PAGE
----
If you are one of those few teams that is expected to figure out what it’s supposed to be doing without direction from above, then do this task well.  The key ingredient to finding the answer is honesty, and there is a really good chance you will need some objective help in being honest.  You also need to test your behavior against what you say you should be doing.  By testing behavior you can discover if your team is just TALKING about doing something but really DOING something else.  Talk is cheap; activity tells the real story.

If you are puzzled about what testing behavior means or how to do it, don’t get all complicated here.  Start by looking at the measures your team uses to assess success.  If they are not measuring what you have said is important you have a problem.  It was your behavior that created those measures or your behavior that neglected to change them.

The next post will be suggestions about trying to deal with this reason to hate work teams.  Use it to jot down some of your thoughts about your team, note any questions that might need answering, any ideas that you think might help your team be more effective.  Bring these to your next meeting and continue to push for discussion on these topics.  Who knows, it might help your team take a big step forward.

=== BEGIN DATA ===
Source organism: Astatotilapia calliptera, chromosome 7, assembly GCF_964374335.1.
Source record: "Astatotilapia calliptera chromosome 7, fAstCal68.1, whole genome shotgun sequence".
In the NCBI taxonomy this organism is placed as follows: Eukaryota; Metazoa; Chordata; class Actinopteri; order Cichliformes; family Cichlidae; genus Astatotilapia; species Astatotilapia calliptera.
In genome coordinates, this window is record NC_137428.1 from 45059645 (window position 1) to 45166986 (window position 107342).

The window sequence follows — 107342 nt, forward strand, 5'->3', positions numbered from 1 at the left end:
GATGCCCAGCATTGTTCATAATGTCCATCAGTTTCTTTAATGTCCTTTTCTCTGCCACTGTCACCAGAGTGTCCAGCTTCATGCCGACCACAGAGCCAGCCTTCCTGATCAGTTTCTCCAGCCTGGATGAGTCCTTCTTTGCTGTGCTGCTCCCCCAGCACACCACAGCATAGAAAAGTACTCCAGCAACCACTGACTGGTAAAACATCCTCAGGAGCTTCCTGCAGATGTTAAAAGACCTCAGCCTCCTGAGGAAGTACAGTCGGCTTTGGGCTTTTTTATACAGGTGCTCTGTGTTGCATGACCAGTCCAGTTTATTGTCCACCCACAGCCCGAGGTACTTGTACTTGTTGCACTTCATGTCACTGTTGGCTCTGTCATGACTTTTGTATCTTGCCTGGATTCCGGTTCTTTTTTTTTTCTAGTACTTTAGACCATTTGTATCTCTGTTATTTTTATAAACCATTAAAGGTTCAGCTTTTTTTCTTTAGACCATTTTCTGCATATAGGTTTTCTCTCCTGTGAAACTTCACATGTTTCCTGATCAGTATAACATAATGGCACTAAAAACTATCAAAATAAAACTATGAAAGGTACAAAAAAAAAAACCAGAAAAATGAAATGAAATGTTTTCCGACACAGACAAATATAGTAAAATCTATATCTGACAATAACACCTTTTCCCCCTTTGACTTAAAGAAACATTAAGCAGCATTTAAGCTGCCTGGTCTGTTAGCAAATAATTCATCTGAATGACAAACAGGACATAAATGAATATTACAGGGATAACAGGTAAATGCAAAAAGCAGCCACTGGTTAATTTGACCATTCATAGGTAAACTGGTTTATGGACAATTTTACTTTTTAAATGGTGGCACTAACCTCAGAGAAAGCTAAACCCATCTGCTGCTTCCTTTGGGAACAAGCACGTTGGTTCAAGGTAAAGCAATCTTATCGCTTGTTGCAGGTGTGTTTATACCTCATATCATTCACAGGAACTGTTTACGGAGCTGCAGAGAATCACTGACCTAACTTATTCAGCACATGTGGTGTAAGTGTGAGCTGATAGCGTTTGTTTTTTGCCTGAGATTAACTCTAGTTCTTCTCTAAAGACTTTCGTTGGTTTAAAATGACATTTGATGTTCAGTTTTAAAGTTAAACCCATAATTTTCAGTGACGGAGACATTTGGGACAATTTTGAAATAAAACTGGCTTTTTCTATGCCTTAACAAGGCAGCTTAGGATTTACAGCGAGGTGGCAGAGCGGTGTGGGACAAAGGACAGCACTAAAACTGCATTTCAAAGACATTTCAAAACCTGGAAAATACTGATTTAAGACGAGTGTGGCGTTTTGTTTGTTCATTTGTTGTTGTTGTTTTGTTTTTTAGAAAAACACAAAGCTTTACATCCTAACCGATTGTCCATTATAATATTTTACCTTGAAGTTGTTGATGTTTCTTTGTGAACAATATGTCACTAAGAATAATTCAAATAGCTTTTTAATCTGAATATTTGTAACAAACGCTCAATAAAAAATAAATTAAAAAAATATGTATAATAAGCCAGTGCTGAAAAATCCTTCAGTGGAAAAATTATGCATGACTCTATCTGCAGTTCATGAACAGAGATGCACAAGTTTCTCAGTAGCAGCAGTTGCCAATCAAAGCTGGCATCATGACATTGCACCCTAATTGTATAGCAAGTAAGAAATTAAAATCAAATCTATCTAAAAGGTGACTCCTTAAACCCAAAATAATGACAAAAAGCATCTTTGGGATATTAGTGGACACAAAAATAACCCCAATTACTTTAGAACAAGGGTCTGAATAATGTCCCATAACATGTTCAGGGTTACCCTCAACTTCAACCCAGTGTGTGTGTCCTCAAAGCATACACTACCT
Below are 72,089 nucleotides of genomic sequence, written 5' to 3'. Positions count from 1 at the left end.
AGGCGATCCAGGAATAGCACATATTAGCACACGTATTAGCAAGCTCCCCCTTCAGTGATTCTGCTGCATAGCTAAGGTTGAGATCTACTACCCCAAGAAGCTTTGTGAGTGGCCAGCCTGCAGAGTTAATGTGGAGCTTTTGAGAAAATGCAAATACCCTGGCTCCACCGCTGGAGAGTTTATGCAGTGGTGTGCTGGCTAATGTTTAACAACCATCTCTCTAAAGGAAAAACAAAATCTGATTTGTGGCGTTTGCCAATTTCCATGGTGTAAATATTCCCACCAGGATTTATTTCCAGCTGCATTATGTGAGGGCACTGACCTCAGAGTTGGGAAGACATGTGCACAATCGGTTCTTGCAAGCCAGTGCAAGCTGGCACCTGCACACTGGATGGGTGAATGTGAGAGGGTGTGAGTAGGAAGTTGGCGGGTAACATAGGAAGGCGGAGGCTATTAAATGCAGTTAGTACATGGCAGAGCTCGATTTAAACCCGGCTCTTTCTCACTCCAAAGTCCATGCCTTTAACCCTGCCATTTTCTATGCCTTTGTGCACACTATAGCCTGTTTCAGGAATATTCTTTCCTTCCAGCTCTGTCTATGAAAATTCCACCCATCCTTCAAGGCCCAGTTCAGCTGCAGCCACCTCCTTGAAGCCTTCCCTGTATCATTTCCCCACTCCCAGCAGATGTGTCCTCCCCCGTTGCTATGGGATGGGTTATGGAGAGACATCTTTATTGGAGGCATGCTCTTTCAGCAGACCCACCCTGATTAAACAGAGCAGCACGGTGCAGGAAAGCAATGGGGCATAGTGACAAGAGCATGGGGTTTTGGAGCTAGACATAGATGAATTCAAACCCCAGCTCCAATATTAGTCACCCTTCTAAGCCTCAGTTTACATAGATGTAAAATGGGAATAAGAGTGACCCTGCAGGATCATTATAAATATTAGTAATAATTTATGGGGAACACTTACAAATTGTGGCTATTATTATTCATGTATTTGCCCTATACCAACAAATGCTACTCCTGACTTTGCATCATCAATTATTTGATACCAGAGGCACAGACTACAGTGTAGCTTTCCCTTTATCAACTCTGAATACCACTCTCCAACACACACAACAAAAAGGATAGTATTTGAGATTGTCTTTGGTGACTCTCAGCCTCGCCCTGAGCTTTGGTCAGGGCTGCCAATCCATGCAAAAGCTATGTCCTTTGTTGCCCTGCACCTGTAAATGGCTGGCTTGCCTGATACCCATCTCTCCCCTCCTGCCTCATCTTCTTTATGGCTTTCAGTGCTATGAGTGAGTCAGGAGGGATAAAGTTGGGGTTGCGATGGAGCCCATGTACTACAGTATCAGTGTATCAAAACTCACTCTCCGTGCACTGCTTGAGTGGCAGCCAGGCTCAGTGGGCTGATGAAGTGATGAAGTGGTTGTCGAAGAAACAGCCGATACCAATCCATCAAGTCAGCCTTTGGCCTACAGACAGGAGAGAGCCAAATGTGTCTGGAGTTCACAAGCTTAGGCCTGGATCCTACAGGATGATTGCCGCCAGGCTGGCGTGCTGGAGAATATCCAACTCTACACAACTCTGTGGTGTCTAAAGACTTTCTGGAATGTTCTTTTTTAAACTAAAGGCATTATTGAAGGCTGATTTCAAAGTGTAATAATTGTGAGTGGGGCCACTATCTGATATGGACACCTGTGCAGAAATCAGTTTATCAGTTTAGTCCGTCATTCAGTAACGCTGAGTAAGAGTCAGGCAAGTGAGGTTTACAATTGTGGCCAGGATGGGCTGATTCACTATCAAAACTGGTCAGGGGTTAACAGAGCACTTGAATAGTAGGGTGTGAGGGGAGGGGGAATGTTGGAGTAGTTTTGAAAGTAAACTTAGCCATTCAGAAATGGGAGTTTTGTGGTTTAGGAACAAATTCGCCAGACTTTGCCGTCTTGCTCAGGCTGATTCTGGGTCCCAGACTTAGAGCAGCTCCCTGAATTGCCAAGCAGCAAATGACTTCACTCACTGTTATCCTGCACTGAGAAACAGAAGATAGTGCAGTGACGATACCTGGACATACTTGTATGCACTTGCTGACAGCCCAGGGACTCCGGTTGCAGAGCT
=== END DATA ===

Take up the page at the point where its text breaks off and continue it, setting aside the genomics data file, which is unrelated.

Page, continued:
Discussion and comment points for this post:

  1. Have you ever been on a team like this? Describe the experience
  2. Have you ever worked with a team with this reason to hate it?  What did you do?
  3. It is often expressed that getting the boss to tell the team what it should be doing isn’t a good thing to do, other than at a high level.  Do you agree?  What assumptions might be driving this perspective?